következõ hírüzenetben: d5KdnR2_O4rjjQrenZ2dnUVZ_tudnZ2d@centurytel.net...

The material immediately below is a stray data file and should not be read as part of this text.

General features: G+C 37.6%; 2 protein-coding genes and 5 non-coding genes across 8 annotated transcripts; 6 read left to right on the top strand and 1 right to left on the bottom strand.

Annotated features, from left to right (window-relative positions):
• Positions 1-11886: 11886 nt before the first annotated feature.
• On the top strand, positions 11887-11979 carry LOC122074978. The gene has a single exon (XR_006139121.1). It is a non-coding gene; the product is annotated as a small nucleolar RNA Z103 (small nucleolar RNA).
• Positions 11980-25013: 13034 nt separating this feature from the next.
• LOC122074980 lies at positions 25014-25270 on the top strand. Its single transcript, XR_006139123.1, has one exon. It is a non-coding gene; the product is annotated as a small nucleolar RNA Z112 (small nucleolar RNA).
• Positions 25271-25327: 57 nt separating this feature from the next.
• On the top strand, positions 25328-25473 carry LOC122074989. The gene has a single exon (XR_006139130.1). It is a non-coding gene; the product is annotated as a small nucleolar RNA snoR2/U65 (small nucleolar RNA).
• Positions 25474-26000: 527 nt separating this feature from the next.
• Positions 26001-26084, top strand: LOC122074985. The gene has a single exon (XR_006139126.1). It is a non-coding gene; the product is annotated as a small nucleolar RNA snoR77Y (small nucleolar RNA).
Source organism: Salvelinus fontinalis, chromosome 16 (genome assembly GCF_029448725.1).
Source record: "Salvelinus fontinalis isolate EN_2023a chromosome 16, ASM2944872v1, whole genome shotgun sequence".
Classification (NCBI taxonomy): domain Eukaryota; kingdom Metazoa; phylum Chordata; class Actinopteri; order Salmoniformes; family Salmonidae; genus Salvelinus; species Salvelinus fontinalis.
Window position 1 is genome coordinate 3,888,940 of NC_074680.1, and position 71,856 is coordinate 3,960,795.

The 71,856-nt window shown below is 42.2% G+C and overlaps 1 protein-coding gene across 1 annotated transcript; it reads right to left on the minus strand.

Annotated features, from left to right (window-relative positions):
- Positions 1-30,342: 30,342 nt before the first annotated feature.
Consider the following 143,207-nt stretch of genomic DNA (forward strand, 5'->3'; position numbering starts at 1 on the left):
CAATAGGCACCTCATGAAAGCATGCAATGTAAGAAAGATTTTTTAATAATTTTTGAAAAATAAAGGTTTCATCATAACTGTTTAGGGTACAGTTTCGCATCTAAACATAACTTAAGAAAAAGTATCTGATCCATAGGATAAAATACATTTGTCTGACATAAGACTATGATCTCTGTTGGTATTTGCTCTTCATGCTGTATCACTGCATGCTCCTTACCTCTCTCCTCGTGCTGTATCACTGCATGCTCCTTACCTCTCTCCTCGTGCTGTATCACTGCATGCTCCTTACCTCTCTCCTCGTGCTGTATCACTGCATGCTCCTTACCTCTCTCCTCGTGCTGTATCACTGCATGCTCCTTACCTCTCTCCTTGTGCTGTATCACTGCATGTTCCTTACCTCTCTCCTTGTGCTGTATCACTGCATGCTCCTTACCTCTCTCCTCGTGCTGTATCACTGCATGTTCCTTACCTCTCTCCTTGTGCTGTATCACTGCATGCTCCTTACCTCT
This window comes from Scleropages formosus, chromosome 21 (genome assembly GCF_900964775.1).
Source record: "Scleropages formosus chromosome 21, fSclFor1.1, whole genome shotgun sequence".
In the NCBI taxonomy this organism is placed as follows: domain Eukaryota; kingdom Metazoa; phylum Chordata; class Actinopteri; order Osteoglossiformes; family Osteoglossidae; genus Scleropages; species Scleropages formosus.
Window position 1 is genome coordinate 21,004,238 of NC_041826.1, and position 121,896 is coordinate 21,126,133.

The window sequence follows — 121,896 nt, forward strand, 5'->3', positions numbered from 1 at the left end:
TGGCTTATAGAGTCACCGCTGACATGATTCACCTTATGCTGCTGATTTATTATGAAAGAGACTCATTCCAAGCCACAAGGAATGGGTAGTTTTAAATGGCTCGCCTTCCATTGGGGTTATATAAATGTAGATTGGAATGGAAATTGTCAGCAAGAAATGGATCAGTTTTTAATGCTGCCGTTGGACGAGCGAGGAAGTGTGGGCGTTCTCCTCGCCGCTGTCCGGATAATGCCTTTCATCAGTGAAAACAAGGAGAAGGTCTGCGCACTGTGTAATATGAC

> > "Frank Benett" <frank_b@gmail.com> wrote in message > news:dn6g0u$bsc$1@namru.matavnet.hu... >> Thanks for all of your answer and effort. I'm wondering why I can't find >> any information >> about this in the internet at all however, most of the channel models are >> given with in this form. >> With this power delay profile (PDP) the impulse responses are given with >> their delay and the >> corresponding amplitude. (i.e : the average received power).. I have >> looked the IT++ which >> was mentioned, it's a really good project and I find channel models >> there, I hope form this I can figure out the >> solution, but I'm still curious, if somebody could tell me the >> mathematics behind this... >> regards, >> Frank > > Frank, > > I'll go out on a limb because I don't generally work in rf comm's and this > technique is used in that area. Nonetheless, it seems clear enough what > the motivation is: > > There is a multipath environment which means that signal arrives at a > receiver perhaps line-of-sight and also by bounce paths and possibly ray > bending in transmission through a variety of materials. > > Now, one method for modeling multipath is to use a delay / attenuation > value for each path. When the attenuation values are lined up according > to delay time you have what looks like a FIR filter in continuous time. > i.e. the temporal resulution is infinite. As long as the wavelengths are > reasonably long relative to the path characteristics then this works fine. > As the wavelengths get shorter then the temporal location / delay involved > in any path begins to be difficult to determine relative to a wavelength. > Rough location is still known of course but the ability to resolve delay > into phase is lost. > > One method for looking at signals in a situation where phase is > indeterminate is to randomize the phase for each path and look at a large > sample of possible outcomes to yield system statistics. I've done this. > > But, this doesn't account for the situation where the reflectors in a path > are distrubuted and perhaps slowly time-varying. If reflectors are > distributed they can be modeled as a cluster of reflectors. With any > wavelength variation there will now be a distribution of apparent > reflector amplitudes as well as phases. With wideband signals it seems > one can only talk about average reflectivity and random phase. It's as > though *each* reflector could be treated as the distributed / stable > reflector situation above and some statistical measure would make sense. > > So, while a FIR model might still apply and the statistical method might > still be used, is that necessarily the most convenient method for analysis > purposes? Often it isn't. Looking at a curve might be better. > > Given that each path has an average strength then it makes some sense to > measure it in dB and to plot the resulting path / delay structure in dB vs > time. > This is no longer a FIR filter representation although it certainly has > some resemblance. > > Make sense? > > Fred > > >